The Virgin Australia Group has announced a number of further changes as part of its fleet and network review to help manage costs, improve financial performance and respond to current market conditions.
The changes come as coronavirus has a weakening effect on international and domestic demand, with an expected $50-75 million impact to the Group’s earnings for FY20 as reported in its 1H20 results today.
The Group will reduce overall network capacity by three percent in 2H20, which includes a three percent reduction in domestic capacity and short-term capacity reductions on the Tasman in Q4FY20 to manage current conditions.
The changes focus largely on leisure destinations where demand is weaker, and where Virgin Australia and Tigerair both operate, and includes the withdrawal from five unprofitable Tigerair routes and some frequency consolidation on existing domestic routes where demand has also been impacted.
In line with the reduction, seven additional Tigerair Airbus A320 aircraft will cease flying by October 2020. This follows the announcement of five aircraft exits in November 2019, bringing the total to 12, which will help the Group further manage costs and improve financial performance.
The impact of the current fleet reduction initiative is equivalent to approximately a five percent Virgin Australia Group capacity reduction in FY21.
Tigerair Australia will exit the following domestic leisure routes in addition to frequency reductions on existing routes:
- Melbourne-Coffs Harbour from April 27, 2020
- Sydney-Coffs Harbour from April 27, 2020
- Adelaide-Sydney from April 27, 2020
- Sydney-Cairns from April 27, 2020
- Hobart-Gold Coast from April 28, 2020
Internationally, the Group already announced the withdrawal from the Hong Kong market due to ongoing challenges with the route, impact of civil unrest and coronavirus on demand. Short-term capacity reductions will be made on the Tasman in Q4FY20 due to weakening demand attributable to coronavirus.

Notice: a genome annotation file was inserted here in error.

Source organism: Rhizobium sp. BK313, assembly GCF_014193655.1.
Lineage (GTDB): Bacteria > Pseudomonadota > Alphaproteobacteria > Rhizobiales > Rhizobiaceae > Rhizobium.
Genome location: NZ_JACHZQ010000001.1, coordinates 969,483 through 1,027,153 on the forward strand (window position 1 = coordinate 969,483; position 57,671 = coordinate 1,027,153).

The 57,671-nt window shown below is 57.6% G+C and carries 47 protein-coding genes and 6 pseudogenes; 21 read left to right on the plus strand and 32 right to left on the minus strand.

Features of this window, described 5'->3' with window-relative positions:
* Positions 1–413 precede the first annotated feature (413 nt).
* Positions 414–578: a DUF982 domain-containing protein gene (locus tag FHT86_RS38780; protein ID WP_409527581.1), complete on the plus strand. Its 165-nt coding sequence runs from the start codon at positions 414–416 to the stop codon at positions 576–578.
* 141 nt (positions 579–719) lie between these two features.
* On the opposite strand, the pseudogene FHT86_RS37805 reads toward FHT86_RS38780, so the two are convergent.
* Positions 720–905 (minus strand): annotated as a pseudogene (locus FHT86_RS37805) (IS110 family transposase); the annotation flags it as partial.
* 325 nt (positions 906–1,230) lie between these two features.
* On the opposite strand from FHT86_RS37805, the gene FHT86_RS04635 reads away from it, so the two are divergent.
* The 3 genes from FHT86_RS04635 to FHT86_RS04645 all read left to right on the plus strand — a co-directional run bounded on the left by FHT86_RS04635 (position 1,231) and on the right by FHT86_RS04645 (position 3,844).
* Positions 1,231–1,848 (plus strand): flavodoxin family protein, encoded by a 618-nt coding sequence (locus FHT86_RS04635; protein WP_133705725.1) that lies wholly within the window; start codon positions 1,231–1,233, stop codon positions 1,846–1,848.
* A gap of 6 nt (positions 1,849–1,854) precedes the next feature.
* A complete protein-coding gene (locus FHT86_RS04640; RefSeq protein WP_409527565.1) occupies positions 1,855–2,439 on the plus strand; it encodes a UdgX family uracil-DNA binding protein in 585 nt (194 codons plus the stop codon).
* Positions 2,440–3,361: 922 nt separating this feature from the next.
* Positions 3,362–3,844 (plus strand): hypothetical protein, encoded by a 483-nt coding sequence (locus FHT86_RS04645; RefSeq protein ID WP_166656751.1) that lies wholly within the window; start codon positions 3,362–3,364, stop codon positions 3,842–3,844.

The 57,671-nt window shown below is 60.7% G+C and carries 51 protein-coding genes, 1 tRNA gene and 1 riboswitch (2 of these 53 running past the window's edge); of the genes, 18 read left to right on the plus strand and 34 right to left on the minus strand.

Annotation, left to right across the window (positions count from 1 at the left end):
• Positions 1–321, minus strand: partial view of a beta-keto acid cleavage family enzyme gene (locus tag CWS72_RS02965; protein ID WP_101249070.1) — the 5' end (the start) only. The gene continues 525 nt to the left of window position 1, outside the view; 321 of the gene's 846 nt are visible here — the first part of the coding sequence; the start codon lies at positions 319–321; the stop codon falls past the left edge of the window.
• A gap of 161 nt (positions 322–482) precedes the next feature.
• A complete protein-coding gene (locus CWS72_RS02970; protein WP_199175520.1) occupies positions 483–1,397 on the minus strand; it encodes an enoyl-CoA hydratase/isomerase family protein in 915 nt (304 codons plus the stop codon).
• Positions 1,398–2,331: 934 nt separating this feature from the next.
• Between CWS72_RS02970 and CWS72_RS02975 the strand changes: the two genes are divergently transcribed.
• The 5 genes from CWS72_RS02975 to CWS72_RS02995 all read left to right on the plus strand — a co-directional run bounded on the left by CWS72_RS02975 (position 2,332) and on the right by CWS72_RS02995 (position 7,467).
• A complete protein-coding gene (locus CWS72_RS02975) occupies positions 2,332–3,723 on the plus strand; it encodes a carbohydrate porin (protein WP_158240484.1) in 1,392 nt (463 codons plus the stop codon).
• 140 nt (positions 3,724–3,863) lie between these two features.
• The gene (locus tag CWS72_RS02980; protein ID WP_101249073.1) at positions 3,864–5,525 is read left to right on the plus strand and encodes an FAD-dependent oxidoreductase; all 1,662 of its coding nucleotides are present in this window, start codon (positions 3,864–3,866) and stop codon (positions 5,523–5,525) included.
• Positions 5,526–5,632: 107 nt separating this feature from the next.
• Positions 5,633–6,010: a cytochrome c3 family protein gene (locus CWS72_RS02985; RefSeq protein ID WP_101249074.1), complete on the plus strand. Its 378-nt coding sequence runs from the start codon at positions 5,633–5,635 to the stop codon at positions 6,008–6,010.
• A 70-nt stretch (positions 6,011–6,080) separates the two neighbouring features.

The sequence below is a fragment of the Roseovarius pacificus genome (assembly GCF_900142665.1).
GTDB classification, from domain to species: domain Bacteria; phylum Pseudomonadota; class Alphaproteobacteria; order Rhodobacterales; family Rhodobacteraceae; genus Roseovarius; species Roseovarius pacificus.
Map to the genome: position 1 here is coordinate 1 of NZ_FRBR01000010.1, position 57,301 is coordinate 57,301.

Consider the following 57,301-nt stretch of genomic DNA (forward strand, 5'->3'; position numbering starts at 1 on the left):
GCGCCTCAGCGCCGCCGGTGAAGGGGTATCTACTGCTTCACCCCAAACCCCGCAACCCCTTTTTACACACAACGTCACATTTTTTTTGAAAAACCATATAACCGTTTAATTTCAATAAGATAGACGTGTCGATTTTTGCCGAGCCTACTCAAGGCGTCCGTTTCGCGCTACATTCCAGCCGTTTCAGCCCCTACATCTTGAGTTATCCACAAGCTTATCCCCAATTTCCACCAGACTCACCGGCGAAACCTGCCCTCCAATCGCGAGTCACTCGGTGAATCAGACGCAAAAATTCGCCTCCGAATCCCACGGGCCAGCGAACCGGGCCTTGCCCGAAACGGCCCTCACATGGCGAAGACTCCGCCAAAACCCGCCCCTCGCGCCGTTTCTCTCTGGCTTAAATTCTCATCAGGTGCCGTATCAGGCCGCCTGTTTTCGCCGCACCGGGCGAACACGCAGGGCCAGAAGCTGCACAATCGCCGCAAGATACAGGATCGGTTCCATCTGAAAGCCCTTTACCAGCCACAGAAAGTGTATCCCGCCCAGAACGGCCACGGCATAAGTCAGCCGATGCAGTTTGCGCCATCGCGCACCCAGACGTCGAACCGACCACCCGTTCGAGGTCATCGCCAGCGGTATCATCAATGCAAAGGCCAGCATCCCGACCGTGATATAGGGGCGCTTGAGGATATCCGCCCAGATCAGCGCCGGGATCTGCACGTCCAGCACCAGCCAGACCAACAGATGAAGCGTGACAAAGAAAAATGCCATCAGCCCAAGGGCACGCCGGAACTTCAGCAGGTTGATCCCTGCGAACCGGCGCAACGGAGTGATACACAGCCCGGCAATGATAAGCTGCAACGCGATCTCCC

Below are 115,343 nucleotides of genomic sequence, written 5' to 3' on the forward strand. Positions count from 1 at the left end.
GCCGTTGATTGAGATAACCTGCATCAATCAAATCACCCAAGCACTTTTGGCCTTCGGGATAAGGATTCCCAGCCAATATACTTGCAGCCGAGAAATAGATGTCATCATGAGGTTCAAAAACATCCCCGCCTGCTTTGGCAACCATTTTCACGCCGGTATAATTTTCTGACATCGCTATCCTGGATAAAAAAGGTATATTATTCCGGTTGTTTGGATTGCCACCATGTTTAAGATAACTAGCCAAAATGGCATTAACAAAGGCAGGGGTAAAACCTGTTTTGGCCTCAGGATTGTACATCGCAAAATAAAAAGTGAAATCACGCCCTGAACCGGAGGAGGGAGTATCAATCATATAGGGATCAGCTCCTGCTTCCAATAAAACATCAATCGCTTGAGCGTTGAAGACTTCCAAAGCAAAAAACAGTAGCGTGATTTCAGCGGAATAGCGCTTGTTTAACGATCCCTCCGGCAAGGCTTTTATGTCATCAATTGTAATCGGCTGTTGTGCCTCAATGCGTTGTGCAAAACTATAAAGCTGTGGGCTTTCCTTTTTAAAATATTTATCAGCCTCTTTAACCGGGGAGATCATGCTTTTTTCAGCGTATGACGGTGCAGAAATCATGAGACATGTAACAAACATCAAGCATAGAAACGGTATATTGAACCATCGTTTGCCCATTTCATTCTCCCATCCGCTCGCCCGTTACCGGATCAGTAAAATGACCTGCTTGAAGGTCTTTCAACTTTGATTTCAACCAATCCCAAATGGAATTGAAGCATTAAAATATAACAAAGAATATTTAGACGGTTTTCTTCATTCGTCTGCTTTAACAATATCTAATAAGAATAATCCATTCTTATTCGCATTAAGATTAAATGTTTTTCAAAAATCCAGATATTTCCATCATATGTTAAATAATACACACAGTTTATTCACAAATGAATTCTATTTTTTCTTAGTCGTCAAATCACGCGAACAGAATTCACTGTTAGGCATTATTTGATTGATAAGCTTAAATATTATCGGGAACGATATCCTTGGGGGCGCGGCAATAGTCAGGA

Passengers with bookings impacted by these changes will be proactively communicated with and re-accommodated onto other services. Tigerair customers impacted by the above route exits will be re-accommodated onto other Tigerair flights where possible, or onto Virgin Australia services.
Seven Airbus A320 aircraft are scheduled to exit Tigerair’s fleet in addition to two A320 aircraft exits from Tigerair previously announced in November 2019, making a total of nine A320s to cease flying by October 2020. Two Boeing 737 aircraft will be transferred from Virgin Australia’s fleet into the Tigerair fleet.
The changes accelerate the transition of Tigerair Australia to an all-Boeing 737 fleet, which brings cost and operational advantages to the low-cost carrier over operating multiple fleet types.
Virgin Australia Group CEO and Managing Director, Paul Scurrah, said “Today, we’ve made some important fleet and network changes that will help us improve our financial performance and respond to market conditions.
“There’s no doubt we are operating in a tough market, and we need to make sure our capacity deployment is disciplined to ensure our routes are profitable for our business. Coronavirus is having a significant impact on the travel industry and these changes will help us manage the changes we’re seeing in demand.
“We maintain a very strong network of more than 450 destinations between us and our partners and, whilst we have made some announcements to manage costs today, we are as focused as ever on continuing to deliver a great experience for our customers.
“I’m pleased we can accelerate the transition of Tigerair to an all Boeing 737 fleet which will help get the business into a better financial position moving forward.”
Tigerair aircraft photo gallery: